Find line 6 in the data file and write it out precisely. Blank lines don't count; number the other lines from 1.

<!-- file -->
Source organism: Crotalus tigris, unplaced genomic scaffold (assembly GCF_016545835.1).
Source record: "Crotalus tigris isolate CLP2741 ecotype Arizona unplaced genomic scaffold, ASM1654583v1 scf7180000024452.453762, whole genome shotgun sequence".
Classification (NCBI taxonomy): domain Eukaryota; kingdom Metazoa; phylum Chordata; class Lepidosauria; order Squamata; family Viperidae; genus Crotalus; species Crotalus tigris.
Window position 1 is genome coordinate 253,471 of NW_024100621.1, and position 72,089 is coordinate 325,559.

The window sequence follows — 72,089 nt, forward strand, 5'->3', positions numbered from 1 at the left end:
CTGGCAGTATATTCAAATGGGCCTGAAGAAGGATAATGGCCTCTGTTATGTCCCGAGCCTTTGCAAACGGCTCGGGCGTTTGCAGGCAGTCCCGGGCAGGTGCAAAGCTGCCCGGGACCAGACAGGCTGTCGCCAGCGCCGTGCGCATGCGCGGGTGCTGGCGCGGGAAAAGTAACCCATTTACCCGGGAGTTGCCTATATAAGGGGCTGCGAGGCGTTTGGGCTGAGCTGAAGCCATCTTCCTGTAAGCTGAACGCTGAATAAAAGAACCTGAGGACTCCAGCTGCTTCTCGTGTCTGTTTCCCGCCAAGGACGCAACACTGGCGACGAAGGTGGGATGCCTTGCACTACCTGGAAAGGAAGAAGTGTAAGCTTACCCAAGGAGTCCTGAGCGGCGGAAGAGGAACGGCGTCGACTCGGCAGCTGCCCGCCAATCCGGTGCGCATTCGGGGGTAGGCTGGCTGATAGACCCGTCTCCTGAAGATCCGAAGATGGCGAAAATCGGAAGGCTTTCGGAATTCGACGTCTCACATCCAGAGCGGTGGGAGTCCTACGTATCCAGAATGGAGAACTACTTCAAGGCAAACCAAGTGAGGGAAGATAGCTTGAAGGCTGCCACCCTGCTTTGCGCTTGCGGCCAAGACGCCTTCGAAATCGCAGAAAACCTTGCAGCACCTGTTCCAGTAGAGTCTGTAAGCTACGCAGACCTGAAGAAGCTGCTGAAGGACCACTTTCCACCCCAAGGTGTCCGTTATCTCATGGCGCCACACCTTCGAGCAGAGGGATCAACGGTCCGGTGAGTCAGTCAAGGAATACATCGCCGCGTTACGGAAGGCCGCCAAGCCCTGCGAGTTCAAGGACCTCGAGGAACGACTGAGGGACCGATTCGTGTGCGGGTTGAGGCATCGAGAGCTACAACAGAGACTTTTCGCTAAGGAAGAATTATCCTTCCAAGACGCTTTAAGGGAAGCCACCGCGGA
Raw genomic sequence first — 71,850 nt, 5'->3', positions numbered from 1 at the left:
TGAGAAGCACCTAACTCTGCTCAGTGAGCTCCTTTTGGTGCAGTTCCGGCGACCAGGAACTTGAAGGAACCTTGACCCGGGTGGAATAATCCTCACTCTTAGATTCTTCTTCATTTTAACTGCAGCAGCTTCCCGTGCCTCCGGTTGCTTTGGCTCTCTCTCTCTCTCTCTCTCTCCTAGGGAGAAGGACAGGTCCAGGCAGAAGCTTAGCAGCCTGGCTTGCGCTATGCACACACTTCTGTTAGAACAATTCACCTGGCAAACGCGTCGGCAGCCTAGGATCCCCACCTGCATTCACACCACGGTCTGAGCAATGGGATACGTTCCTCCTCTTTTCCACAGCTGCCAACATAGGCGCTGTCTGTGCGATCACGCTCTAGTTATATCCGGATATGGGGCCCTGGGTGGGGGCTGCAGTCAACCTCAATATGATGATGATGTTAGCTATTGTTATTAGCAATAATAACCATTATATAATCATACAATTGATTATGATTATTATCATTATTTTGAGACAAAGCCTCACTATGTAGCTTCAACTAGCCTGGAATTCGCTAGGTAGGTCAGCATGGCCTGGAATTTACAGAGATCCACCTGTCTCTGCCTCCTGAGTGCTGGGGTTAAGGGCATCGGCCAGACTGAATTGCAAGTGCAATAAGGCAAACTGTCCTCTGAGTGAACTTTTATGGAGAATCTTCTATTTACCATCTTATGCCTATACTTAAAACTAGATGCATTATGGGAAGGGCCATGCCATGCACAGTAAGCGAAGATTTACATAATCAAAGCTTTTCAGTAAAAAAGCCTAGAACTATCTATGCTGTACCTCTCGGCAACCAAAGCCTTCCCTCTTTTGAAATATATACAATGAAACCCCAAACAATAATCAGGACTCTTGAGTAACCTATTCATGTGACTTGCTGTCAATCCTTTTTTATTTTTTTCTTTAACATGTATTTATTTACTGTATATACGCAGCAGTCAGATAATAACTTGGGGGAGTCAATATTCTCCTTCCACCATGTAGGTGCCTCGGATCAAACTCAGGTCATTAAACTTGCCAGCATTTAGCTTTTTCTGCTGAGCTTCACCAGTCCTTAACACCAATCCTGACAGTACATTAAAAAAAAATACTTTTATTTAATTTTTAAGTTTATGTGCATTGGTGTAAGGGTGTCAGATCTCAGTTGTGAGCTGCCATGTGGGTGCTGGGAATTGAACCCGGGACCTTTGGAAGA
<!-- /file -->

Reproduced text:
CTGGCAGTATATTCAAATGGGCCTGAAGAAGGATAATGGCCTCTGTTATGTCCCGAGCCTTTGCAAACGGCTCGGGCGTTTGCAGGCAGTCCCGGGCAGGTGCAAAGCTGCCCGGGACCAGACAGGCTGTCGCCAGCGCCGTGCGCATGCGCGGGTGCTGGCGCGGGAAAAGTAACCCATTTACCCGGGAGTTGCCTATATAAGGGGCTGCGAGGCGTTTGGGCTGAGCTGAAGCCATCTTCCTGTAAGCTGAACGCTGAATAAAAGAACCTGAGGACTCCAGCTGCTTCTCGTGTCTGTTTCCCGCCAAGGACGCAACACTGGCGACGAAGGTGGGATGCCTTGCACTACCTGGAAAGGAAGAAGTGTAAGCTTACCCAAGGAGTCCTGAGCGGCGGAAGAGGAACGGCGTCGACTCGGCAGCTGCCCGCCAATCCGGTGCGCATTCGGGGGTAGGCTGGCTGATAGACCCGTCTCCTGAAGATCCGAAGATGGCGAAAATCGGAAGGCTTTCGGAATTCGACGTCTCACATCCAGAGCGGTGGGAGTCCTACGTATCCAGAATGGAGAACTACTTCAAGGCAAACCAAGTGAGGGAAGATAGCTTGAAGGCTGCCACCCTGCTTTGCGCTTGCGGCCAAGACGCCTTCGAAATCGCAGAAAACCTTGCAGCACCTGTTCCAGTAGAGTCTGTAAGCTACGCAGACCTGAAGAAGCTGCTGAAGGACCACTTTCCACCCCAAGGTGTCCGTTATCTCATGGCGCCACACCTTCGAGCAGAGGGATCAACGGTCCGGTGAGTCAGTCAAGGAATACATCGCCGCGTTACGGAAGGCCGCCAAGCCCTGCGAGTTCAAGGACCTCGAGGAACGACTGAGGGACCGATTCGTGTGCGGGTTGAGGCATCGAGAGCTACAACAGAGACTTTTCGCTAAGGAAGAATTATCCTTCCAAGACGCTTTAAGGGAAGCCACCGCGGA